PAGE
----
Friday, June 24, 2011

Groupon IPO Analysis

Much has been written about the $420 million loss reported by Groupon in their pre IPO filing. While one would have liked to see a positive number already, frankly, it is tough for a company which grew at 2241% last year (from ~$30 million in 2009 to ~$713 million in revenues in 2010) and revenues in Q1  -2011 are already over 644 million (vs 44 million in Q1 2010)

Off the 420 million loss, roughly half is acquisition related, non recurring, one time loss. Balance costs includes cost of about 242 million in Online marketing primarily to acquire subscription customers (like you and me) who subscribe to their daily coupons. Much of this is also likely to reduce in proportion once the growth rates fall to less than 100%.  (they already have over 83 million subscribers across 43 countries)

Similarly, G&A costs as a proportion of revenue would also likely, go down as it gains scale in the new markets that it is establishing itself in.

What is interesting in their filing is that they have netted off these expenses and shown a non-gaap measure called Adjusted Consolidated Segment Operating Income (adjusted CSOI). Various financial reporters and experts have panned them for this, accusing them of trying to rewrite acconting rules or trying to mislead investors.

On the contrary, I believe that Groupon is justified in this as 1) this is normal practice to show non-gaap measures to remove effect of special circumstances and show how numbers would be like in steady state and 2) it is really meant for the benefit of experienced investors and equity analysts who can use this information to build their future projection. The adjustments too are clearly marked and the filing clearly explains as to why the expenses being adjusted are not normal runrate expenses.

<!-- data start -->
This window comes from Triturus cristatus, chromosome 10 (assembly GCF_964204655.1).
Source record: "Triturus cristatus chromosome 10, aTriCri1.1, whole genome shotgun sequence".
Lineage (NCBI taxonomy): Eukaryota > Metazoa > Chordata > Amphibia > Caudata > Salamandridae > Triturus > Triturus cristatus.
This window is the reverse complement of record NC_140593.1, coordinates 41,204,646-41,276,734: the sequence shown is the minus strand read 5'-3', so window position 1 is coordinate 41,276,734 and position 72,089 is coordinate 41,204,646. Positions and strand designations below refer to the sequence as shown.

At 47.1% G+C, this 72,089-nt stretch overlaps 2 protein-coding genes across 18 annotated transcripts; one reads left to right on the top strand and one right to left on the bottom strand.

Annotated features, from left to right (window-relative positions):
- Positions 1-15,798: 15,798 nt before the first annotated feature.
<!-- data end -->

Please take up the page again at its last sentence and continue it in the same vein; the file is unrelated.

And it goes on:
Now, just annualizing Q1 revenues puts them in revenue runrate of $2.6 billion a year. However given their growth rate, I suspect that they can easily end up in the range of $4-5 billion for the year 2011 or more. At these levels the asking valuation of $20 billion does look attractive.

What remains to be seen is how grabbing an early lead in number of subscribers, leads to a sustainable competitive advantage (with all the clones gunning for the same pie)

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